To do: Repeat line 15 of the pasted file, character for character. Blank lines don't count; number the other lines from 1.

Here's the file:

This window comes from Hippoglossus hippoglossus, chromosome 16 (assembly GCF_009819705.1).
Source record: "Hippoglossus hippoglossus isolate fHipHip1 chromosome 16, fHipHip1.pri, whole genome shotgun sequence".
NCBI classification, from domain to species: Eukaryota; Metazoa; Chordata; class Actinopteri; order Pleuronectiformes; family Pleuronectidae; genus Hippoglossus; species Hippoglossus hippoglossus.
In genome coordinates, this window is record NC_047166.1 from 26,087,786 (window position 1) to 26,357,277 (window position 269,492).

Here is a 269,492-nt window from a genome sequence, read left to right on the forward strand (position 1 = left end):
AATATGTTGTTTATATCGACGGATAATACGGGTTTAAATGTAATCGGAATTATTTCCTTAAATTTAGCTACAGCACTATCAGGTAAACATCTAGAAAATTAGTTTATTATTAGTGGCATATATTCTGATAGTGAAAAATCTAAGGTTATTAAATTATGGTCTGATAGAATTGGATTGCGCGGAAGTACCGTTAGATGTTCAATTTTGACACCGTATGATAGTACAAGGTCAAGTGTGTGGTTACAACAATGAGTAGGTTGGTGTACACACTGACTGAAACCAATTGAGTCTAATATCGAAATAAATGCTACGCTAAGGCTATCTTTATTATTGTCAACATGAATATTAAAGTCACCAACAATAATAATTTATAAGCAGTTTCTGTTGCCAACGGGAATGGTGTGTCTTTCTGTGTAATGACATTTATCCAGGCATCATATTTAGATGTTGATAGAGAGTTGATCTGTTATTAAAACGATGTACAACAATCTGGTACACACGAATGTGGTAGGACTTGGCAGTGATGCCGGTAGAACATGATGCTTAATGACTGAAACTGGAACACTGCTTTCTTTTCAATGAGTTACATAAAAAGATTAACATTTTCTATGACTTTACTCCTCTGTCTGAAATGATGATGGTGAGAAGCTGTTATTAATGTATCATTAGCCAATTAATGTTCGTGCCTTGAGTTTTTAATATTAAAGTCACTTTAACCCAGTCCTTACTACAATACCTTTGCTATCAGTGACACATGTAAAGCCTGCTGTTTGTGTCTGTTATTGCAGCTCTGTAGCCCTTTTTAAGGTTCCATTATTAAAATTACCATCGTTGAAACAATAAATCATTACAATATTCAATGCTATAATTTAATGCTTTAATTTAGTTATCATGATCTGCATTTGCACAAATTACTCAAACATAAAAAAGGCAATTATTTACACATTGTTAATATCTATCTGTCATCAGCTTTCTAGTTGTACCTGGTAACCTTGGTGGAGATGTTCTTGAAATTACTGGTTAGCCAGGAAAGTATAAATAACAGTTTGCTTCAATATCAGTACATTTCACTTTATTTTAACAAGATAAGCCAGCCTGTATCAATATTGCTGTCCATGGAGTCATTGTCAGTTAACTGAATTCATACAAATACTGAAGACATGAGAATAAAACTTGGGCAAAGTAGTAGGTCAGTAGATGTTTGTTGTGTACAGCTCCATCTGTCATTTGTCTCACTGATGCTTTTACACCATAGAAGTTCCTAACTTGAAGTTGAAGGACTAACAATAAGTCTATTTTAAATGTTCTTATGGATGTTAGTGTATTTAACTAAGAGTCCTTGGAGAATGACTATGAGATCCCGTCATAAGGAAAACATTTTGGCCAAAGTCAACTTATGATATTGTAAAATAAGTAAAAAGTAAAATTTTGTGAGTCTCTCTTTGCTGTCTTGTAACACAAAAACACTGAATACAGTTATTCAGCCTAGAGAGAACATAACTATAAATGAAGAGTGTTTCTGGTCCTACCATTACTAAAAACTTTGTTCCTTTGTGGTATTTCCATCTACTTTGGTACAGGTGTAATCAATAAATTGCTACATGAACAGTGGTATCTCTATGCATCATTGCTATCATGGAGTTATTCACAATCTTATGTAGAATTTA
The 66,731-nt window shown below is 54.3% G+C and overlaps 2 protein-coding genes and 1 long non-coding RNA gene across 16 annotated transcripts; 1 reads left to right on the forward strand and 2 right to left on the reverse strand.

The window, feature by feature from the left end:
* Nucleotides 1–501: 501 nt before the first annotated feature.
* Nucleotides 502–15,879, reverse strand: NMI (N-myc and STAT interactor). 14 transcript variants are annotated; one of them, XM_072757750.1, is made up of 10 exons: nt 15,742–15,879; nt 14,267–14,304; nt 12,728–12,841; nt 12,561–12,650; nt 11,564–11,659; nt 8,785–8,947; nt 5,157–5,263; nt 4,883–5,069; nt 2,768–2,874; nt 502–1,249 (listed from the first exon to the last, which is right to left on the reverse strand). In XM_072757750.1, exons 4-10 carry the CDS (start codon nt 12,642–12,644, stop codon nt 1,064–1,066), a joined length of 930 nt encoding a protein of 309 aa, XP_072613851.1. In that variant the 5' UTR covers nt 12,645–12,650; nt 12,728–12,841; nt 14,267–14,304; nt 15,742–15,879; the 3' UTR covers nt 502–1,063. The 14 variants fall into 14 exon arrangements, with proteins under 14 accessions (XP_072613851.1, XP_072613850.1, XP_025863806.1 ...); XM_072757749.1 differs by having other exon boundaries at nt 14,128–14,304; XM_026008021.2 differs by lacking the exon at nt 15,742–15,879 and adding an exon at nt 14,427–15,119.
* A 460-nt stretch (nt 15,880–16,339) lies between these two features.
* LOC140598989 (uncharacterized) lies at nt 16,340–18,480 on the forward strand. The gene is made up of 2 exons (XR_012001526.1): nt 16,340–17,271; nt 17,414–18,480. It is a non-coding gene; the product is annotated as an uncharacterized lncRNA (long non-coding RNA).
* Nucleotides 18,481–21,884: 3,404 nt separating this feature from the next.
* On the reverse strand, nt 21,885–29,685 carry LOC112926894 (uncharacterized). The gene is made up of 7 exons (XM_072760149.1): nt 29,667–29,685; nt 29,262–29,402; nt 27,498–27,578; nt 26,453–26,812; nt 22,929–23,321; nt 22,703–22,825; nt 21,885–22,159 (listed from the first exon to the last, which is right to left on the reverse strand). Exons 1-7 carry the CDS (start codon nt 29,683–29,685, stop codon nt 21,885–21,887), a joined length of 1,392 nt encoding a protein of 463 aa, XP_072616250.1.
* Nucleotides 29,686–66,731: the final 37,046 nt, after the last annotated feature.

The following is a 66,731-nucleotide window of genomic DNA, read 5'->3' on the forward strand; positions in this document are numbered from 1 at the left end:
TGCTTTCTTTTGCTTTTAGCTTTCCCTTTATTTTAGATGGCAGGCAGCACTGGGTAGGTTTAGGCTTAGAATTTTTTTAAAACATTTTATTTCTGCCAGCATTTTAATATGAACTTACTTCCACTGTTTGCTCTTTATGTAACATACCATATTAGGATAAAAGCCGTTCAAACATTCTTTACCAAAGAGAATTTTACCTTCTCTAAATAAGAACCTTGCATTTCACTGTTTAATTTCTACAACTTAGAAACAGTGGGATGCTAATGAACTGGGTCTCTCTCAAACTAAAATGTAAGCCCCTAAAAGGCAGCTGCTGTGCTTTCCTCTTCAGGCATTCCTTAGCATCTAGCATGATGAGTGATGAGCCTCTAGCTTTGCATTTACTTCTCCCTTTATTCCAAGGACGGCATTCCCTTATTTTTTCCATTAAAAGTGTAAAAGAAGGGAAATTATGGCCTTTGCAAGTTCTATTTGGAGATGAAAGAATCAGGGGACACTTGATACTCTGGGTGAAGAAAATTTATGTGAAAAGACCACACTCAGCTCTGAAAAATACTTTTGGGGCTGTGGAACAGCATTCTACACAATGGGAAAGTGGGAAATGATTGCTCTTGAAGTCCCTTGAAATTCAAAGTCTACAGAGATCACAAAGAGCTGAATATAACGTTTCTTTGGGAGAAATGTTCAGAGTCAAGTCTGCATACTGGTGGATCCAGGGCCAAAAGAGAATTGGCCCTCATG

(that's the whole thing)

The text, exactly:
* Nucleotides 29,686–66,731: the final 37,046 nt, after the last annotated feature.